I yet again spent the day on 113 yesterday, only in the other direction. It got me to Egware, where I got the staff of Jersey Vogue pretty frustrated because I refused to leave without black fusing fabric.. In the end we came to an agreement, and I left with 4 meters of white fusing instead. I mean, it’s not meant to be visible, and Andreea said it was fine, so I guess it worked out after all. The rest of the day was spent making specs, and I’m still having a debate with myself whether illustrator is a friend or a foe..

I yet again spent the day on 113 yesterday, only in the other direction. It got me to Egware, where I got the staff of Jersey Vogue pretty frustrated because I refused to leave without black fusing fabric.. In the end we came to an agreement, and I left with 4 meters of white fusing instead. I mean, it’s not meant to be visible, and Andreea said it was fine, so I guess it worked out after all. The rest of the day was spent making specs, and I’m still having a debate with myself whether illustrator is a friend or a foe..

Waiting, and waiting, and waiting…

Today, we spent the day mostly waiting for things (hence the title..). We waited for the technician outside the embroidery room for nearly three hours, and when she finally came (from a meeting nobody knew about in the middle of her few office hours - argh!), all we got was some bad news about the time schedule, before we had to run to lasercut where we ‘lasered’ the prints we made on tuesday. I love seeing the laser work, and how things you have only seen on the computer screen suddenly appears in front of you. To be honest, it looked even better when it came out than I first thought, but then again that might just be the relief over everything going smoothly..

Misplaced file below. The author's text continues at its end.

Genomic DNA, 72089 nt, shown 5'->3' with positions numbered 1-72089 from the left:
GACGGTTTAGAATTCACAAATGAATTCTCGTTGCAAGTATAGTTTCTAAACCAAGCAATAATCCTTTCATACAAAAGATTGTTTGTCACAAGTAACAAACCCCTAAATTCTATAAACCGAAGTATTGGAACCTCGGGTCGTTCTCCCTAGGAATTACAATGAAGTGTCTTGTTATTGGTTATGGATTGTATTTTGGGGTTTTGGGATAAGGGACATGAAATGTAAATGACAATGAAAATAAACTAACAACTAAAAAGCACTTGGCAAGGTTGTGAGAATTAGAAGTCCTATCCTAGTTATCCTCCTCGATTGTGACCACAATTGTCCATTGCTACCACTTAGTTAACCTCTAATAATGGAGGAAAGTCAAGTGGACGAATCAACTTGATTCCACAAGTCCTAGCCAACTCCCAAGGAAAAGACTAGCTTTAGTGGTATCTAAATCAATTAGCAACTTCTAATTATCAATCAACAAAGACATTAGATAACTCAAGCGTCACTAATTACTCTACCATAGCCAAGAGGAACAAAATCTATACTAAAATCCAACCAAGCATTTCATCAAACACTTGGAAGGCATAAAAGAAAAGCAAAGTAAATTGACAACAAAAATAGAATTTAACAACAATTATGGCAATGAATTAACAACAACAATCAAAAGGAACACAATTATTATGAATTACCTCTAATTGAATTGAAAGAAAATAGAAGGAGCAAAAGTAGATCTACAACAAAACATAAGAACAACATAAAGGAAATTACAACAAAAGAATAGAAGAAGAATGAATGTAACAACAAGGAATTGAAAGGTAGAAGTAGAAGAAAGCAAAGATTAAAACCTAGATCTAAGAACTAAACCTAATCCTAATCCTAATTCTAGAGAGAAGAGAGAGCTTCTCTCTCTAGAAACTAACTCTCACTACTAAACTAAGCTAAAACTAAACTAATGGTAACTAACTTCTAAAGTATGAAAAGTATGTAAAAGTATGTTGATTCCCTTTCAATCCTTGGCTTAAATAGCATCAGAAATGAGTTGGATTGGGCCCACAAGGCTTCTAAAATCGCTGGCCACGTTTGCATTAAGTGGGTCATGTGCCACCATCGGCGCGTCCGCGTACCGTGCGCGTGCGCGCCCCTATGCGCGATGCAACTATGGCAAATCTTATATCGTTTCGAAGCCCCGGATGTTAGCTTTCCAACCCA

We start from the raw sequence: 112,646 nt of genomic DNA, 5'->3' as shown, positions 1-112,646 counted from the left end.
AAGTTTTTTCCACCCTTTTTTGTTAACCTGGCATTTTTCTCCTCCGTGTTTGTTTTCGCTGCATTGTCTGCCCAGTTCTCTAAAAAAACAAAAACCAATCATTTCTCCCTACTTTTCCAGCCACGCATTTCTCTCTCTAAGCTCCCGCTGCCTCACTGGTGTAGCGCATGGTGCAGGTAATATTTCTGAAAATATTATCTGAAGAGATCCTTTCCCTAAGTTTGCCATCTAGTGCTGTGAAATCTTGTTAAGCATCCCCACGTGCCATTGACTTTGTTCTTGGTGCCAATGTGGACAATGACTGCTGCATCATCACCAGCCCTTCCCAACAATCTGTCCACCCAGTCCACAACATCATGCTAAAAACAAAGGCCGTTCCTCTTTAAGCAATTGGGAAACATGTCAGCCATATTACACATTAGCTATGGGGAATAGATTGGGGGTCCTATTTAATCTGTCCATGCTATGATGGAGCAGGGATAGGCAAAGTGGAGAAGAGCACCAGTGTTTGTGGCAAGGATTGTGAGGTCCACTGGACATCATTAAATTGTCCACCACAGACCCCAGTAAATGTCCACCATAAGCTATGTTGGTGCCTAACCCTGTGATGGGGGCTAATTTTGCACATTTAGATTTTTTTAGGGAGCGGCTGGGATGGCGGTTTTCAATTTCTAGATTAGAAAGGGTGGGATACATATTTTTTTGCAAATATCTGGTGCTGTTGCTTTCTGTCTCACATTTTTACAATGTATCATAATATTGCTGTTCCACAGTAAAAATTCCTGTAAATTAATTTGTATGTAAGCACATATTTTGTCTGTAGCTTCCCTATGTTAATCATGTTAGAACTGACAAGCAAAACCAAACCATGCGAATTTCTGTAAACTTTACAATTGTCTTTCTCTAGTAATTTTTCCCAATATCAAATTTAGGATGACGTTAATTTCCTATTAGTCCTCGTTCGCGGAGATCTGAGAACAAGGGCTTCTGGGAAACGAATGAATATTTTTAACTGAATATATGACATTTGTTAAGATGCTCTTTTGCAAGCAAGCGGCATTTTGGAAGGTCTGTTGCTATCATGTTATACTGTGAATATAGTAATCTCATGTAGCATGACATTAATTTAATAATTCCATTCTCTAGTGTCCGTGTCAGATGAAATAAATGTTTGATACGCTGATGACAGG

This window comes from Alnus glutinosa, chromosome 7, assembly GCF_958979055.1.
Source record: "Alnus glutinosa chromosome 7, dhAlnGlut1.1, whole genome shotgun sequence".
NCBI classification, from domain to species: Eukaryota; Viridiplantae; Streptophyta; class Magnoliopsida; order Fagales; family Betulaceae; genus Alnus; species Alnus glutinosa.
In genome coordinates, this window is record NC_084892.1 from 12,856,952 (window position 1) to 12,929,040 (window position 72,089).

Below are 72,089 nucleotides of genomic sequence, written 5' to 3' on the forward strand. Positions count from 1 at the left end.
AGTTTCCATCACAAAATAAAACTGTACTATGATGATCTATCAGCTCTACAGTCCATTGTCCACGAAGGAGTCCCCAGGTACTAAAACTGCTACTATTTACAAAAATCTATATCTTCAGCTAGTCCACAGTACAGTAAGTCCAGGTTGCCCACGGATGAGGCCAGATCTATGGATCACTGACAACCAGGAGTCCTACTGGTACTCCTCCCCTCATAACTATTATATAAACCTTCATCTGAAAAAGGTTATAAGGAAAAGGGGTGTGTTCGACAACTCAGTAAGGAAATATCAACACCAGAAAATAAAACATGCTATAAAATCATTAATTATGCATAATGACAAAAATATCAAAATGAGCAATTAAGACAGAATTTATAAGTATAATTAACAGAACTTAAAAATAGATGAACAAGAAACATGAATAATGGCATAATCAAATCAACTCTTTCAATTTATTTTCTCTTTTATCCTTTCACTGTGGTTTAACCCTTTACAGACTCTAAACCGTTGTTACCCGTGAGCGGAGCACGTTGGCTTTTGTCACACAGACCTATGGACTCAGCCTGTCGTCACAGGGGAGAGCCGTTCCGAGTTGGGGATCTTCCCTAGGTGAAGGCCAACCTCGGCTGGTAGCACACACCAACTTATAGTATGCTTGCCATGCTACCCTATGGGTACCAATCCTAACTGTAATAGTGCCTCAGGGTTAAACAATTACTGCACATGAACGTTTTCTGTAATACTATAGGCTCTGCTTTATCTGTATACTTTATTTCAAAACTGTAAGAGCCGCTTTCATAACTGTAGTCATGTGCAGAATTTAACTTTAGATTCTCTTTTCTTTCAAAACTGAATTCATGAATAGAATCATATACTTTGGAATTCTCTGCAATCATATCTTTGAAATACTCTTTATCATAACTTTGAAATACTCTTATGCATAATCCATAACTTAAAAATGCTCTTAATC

After a day full with invasion of personal space at the 113 while running errands, it was  nice spending an entire tuesday in the library doing designs to laser cut. Trying to get a lace design that still fits in with a theme of fetishism turns out to be a full day project but it turned out in the end it can be done. While the occasional chocolate break helped getting through the day, I still felt exhausted at 7, when I finally tumbled out of the library after a 11 hour long day. The project is exciting, and the designs are edgy, yet elegant, which I can’t wait to see the result of after these weeks of work.

After a day full with invasion of personal space at the 113 while running errands, it was  nice spending an entire tuesday in the library doing designs to laser cut. Trying to get a lace design that still fits in with a theme of fetishism turns out to be a full day project but it turned out in the end it can be done. While the occasional chocolate break helped getting through the day, I still felt exhausted at 7, when I finally tumbled out of the library after a 11 hour long day. The project is exciting, and the designs are edgy, yet elegant, which I can’t wait to see the result of after these weeks of work.

You can see a very clear reference from Dolce & Gabbana’s autumn collection from 2011. It’s all in the details: from the modern take on the pompadour, to the short, 50’s style jumpsuits. Even though it’s a very modern take, and it is mixed with a lot of other elements, it is very easy to spot the 50’s in these images. The tiger jacket is a typical example of what Elvis Presley would wear in the mid to late 50’s. Maybe if you take away the tiger print, anyway. The brogues that some of the women are wearing are also very typical. Although most of these look are inspired by the stage life, and not the general picture of what I imagine to be rockabilly, it’s still very time appropriate. Dolce & Gabbana has done a good mix with taken inspiration from both men’s and women’s fashion from the 50’s, and you can clearly see the difference in the garments. it’s almost as if they have made a men’s and women’s collection, both for women.